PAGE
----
KENTUCKY -- After entering the race with a petition of 9,000 signatures in early August, Kentucky gubernatorial candidate Drew Curtis' campaign is now in full swing. The founder of news aggregator Fark.com is running as an independent along with his wife and running mate, Heather Curtis, in this year's election.
"In order to make sure I got on the ballot, we had to wait till the last minute in order to make sure I turned in as many signatures as possible," said Curtis. "People have run as an independent in Kentucky in the past and failed to qualify for the ballot. There were two others that actually had that happen."
Curtis faces a tough fight against Democrat Jack Conway, the incumbent attorney general of Kentucky, and Republican businessman Matt Bevin. A July Survey USA poll last placed Conway at 48%, Bevin at 38%, and Curtis at 8%.
"The lack of media coverage due to not being ballot qualified actually held us back," he said. "Now that I'm on the ballot, media coverage has opened up like an absolute deluge."Curtis believes the recent influx of media attention coupled with an upcoming debate appearance bodes well for the future of his campaign.
"People who already had a candidate told me, from both sides, that the reasons they wanted me on the ballot was because their candidate wasn't good enough to win and they wanted me on the ballot as an out just in case," he explained. "They're right. I think neither candidate is good enough to win."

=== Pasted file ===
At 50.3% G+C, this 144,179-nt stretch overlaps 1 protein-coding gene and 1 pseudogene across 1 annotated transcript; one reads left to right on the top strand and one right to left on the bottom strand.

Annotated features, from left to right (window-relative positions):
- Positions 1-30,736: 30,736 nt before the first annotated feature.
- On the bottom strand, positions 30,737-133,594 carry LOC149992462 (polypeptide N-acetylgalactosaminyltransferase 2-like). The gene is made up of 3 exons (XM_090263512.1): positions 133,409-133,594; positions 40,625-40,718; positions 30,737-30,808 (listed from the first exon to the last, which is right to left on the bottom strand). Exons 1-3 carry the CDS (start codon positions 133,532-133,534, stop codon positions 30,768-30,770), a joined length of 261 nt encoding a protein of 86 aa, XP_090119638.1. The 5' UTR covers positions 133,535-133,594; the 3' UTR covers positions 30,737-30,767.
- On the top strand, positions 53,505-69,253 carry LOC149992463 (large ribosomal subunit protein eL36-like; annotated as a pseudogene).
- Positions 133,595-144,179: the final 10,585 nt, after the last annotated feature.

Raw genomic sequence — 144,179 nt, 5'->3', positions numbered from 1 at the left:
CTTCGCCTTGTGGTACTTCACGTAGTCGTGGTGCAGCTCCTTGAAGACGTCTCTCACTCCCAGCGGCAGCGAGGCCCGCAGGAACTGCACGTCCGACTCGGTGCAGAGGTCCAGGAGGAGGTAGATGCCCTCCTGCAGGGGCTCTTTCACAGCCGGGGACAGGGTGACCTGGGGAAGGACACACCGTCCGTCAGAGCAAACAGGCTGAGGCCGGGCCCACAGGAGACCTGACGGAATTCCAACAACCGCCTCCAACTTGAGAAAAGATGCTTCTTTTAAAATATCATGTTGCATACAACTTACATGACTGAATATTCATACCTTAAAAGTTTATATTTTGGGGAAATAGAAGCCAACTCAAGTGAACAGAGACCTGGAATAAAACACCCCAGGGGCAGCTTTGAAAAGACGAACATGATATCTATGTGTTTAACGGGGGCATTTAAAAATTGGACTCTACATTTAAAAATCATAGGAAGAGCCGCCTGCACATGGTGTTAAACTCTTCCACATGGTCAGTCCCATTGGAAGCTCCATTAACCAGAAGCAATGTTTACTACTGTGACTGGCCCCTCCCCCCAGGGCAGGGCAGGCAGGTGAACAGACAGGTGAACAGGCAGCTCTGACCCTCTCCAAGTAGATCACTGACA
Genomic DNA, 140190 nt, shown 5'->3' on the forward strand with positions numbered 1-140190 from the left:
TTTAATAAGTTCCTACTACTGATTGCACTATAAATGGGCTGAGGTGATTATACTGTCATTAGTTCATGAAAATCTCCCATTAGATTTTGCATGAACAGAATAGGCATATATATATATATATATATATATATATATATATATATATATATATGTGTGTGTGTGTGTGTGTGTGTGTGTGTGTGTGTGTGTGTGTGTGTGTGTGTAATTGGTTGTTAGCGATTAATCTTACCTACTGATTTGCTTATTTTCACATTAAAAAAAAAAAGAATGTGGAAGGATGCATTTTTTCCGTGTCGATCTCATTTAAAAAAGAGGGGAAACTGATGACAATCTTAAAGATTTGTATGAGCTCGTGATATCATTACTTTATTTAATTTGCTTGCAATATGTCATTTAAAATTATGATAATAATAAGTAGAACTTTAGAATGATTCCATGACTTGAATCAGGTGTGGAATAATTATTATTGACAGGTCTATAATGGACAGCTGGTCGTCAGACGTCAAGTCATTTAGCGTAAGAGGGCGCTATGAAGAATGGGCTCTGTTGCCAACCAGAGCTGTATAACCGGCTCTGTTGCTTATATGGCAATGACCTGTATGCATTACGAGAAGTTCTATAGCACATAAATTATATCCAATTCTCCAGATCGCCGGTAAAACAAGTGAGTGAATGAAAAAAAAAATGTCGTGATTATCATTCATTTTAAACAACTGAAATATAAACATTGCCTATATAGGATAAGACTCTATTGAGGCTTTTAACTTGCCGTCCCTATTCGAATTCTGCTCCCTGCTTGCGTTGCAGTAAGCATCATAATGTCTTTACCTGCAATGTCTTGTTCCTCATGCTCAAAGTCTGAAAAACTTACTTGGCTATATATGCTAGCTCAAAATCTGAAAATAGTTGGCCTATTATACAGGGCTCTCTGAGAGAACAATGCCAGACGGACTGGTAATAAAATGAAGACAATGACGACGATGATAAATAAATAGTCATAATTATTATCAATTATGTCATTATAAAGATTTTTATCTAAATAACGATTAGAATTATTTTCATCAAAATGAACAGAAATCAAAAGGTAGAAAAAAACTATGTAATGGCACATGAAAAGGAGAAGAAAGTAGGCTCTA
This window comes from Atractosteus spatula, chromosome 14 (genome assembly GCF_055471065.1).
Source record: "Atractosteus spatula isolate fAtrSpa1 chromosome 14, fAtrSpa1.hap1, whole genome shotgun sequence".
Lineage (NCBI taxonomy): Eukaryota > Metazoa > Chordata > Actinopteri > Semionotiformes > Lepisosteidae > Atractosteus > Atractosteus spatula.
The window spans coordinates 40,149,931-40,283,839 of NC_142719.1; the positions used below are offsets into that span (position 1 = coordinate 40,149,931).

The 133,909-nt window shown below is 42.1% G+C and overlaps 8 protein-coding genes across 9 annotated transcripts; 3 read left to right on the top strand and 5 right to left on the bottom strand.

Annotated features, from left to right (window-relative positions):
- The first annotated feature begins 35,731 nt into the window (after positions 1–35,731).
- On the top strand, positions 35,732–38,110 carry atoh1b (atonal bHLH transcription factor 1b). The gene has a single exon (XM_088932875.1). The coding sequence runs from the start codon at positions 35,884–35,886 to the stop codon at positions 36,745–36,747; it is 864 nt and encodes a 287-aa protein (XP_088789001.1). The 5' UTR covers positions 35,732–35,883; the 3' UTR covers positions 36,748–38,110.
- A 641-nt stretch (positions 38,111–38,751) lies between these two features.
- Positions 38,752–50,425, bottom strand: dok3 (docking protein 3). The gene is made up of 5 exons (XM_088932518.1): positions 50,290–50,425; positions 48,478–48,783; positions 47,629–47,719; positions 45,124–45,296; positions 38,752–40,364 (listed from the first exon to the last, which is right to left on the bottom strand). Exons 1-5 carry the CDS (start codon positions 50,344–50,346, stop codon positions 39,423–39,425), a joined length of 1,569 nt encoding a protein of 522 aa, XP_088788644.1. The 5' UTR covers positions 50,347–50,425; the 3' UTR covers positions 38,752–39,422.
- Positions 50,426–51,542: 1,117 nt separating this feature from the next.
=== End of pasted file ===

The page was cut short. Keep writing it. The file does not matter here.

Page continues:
One point of strategy for the Curtis campaign is to focus on voters who have since given up.
"I think there's a little bit of a different thing going on this Fall thanks to people like Bernie Sanders and Donald Trump," Curtis remarked. "I feel like there's a sea change coming on this stuff. People are so fed up with garbage candidates they have been given that they are willing to vote for people like Donald Trump, on the basis that nobody controls him."
Curtis has since attempted to portray himself as a candidate not bound by party or political rules. One way he attempts to do this is through the way he communicates with voters.
"The good news for me is I tend to sort of speak my mind and occasionally that comes off a little bit rough, but thanks to Trump the bar has dropped to the floor, so I'm not going to sound weird when that happens," said Curtis. "I bring a lot of substance to the table too, so with any luck we can tap into that zeitgeist."
Another way is to tackle big issues, such as Kentucky's unfunded pension liability, which Curtis claims is on track to bankrupt the entire state by 2018
"It's actually horrifying," he commented. "That was my motivation for this, because it started out as, "Oh, it would be kinda nice. I bet I can do a better job," to stumbling across this time bomb sitting here in the near future and realizing I'm the only one who can fix this."
Curtis has also decided to tackle the controversial issue of coal, taking the position that Kentucky needs to decrease its reliance on coal as a natural resource and that coal companies shouldn't have to rely on government subsidies.
"There's a finite amount of coal in the ground. We've gotten all the easy coal out," he said. "It only gets harder from here and there's none more being made."
With less than three months left in the election, Curtis is optimistic about the progression of his campaign.
"If everyone who ever said, "Government doesn't work," comes out and votes, I will win in a landslide and that's a fact," he said.